SEATTLE — In 2006, the generosity of donors and a spirit of innovation culminated in the founding of Unitaid, an organization that has made significant headway in improving the health of the developing world. With an overarching goal of reducing poverty, Unitaid invests in medicines, diagnostic tests and other tools to alleviate the burden of tuberculosis (TB), HIV and malaria. The organization has achieved impressive results, from drastically reducing the price of antiretroviral treatment for HIV to advancing experimental treatments for TB.
Innovation underpins Unitaid’s investment process and also underpins the organization’s funding. Although donor contributions have supplied the organization with $3 billion in funding since its founding, its operating budget also benefits from an “airline solidarity contribution.” This ingenious funding tool is a small, domestic tax that participating countries levy on airline tickets. Spearheaded by France, the tax is now also used by the South Korea, Madagascar, Mauritius, Niger and Côte d’Ivoire. It is this culture of forward-thinking and transnational cooperation that Unitaid has relied on as it confronts the newest global health crisis and seeks to ensure equitable access to COVID technologies.
Unitaid’s work on the COVID-19 response has focused primarily on two major COVID technologies: diagnostics and therapeutics. In the first arena, the organization has made major strides by expanding access to pulse oximetry, technology that detects when blood-oxygen levels are too low. Jannet Ginnard, Unitaid’s Director of Strategy, said in an interview with The Borgen Project that pulse oximetry is “a tremendously important diagnostic tool,” and she credits her organization’s experience in fever management for the nimble response. Unitaid, as part of its role in the ACT-A Diagnostics pillar, has supported the rapid acquisition and distribution of 120 million antigen rapid tests which cost as little as $5, can give results in 15 minutes and will be available to low- and middle-income countries. Unitaid’s work focuses on the introduction of the tests in more than 15 countries in Africa. Unitaid is also working on further strengthening the supply base for COVID-19 tests.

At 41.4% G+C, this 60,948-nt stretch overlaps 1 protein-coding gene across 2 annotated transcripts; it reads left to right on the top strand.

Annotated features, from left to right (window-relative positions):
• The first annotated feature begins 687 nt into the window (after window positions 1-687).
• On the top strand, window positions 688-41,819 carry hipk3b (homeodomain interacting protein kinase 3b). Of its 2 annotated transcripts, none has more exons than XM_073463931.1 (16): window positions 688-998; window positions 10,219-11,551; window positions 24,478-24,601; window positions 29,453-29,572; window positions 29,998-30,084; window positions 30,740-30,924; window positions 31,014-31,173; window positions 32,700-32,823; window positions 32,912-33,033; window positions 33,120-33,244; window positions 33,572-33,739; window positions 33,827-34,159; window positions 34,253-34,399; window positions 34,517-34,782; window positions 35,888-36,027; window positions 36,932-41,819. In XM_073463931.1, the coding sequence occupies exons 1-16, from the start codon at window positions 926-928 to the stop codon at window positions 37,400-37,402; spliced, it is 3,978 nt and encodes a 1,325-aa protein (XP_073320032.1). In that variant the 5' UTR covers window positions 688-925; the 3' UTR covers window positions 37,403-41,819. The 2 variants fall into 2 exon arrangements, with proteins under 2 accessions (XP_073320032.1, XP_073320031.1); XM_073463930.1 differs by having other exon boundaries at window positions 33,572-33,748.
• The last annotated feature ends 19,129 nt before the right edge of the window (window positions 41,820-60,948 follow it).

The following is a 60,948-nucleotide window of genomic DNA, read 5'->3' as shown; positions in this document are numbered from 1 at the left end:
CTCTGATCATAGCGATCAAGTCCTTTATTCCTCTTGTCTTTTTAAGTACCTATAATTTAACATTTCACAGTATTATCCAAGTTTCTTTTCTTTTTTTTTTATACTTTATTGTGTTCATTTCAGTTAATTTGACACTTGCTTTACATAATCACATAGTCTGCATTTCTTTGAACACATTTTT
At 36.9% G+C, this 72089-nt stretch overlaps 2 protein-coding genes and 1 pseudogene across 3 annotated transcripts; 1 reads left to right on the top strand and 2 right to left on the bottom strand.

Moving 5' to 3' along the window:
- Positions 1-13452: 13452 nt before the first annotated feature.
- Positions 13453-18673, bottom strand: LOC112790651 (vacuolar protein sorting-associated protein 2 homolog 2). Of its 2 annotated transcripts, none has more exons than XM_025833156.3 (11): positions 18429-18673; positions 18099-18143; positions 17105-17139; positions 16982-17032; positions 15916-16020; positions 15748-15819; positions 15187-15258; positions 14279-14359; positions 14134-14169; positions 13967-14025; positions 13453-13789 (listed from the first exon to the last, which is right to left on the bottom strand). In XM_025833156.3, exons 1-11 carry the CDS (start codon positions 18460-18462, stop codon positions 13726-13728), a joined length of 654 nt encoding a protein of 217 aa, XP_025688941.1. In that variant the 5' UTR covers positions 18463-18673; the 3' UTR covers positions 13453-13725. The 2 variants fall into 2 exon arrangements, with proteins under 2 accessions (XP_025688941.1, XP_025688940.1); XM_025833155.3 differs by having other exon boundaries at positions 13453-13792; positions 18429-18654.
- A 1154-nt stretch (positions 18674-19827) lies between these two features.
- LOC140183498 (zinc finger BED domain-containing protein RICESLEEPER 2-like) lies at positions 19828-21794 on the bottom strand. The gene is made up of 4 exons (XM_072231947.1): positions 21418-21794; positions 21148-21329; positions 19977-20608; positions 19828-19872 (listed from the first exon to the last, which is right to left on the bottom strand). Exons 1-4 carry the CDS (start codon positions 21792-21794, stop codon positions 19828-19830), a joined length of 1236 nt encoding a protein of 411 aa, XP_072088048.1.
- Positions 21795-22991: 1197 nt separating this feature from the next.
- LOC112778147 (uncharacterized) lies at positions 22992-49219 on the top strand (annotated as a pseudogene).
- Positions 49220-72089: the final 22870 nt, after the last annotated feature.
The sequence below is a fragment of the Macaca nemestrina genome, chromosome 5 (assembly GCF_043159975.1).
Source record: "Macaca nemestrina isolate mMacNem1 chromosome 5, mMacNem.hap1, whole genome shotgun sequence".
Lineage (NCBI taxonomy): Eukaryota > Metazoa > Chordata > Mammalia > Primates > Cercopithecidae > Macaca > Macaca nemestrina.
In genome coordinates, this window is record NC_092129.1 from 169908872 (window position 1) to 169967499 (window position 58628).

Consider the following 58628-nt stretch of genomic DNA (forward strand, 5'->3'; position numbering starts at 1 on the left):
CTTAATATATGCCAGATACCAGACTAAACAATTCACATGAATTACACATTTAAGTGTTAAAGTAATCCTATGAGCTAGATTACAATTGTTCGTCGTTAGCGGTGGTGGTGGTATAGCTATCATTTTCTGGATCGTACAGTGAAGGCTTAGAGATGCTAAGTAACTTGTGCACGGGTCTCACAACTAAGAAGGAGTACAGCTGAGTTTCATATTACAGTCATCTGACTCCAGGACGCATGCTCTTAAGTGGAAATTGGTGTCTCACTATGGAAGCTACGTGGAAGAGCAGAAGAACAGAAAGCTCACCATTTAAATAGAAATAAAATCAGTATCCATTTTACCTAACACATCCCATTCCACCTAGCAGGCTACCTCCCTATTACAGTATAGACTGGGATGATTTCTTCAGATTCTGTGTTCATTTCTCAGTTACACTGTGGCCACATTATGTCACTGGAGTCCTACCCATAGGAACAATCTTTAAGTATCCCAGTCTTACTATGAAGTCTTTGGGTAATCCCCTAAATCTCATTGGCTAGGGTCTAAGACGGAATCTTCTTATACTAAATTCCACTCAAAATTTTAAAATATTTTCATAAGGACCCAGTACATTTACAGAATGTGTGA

When it comes to therapeutics, Unitaid has also been an indispensable actor. In July, it broke ground on an initial purchase of oral and injectable dexamethasone, a low-cost steroid that tames inflammation and can save the lives of severely ill COVID-19 patients. This purchase will support 4.5 million patients in low and middle income countries, and is especially notable due to its timeliness: Unitaid partnered with UNICEF to make the purchase shortly after the WHO called for increased distribution of the drug, anticipating a spike in demand. Simultaneously, Unitaid has been investing in the search for new treatments, such as monoclonal antibodies and small molecule antivirals.
The ACT Accelerator
Unitaid’s essential work to bridge the gap between wealthy and lower-income countries’ access to COVID-19 technologies has not been an isolated effort. Rather, the organization has worked as part of the Access to COVID-19 Tools (ACT) Accelerator, a global effort by some of the world’s most influential health actors to ensure that demand for the tools necessary to fight COVID-19 is met at a worldwide scale. Along with Wellcome, another health charity that focuses on mental health, global heating and infectious diseases, Unitaid chairs the therapeutics pillar of the accelerator. However, its work on rapid testing has contributed to the diagnostics pillar, and it has also worked on the “strengthening health systems” objective, demonstrating the organizational versatility and expertise that it brings to the table.
Keeping an Eye on the Future
COVID-19 represents a monumental challenge for global health, but Unitaid illustrates the great potential of this moment as well. While working to maintain its lifesaving interventions on HIV, tuberculosis, malaria, cervical cancer and more, it has made a real impact on developing countries’ fight against the pandemic and remained true to its mantra that “no one is safe until everyone is.”
At the same time, Unitaid is preparing for the uncertain, but certainly altered, future of healthcare. Ginnard says that “This is a transformative moment for public health. I think that the importance of simpler care, accelerated access to the treatment, and a transformation in the way people engage with their care are going to be hallmarks of global health as we move forward.” This vision of a new model of healthcare is representative of the innovative outlook Unitaid brings, now and in the future, to the world’s health dilemmas.
– Jack Silvers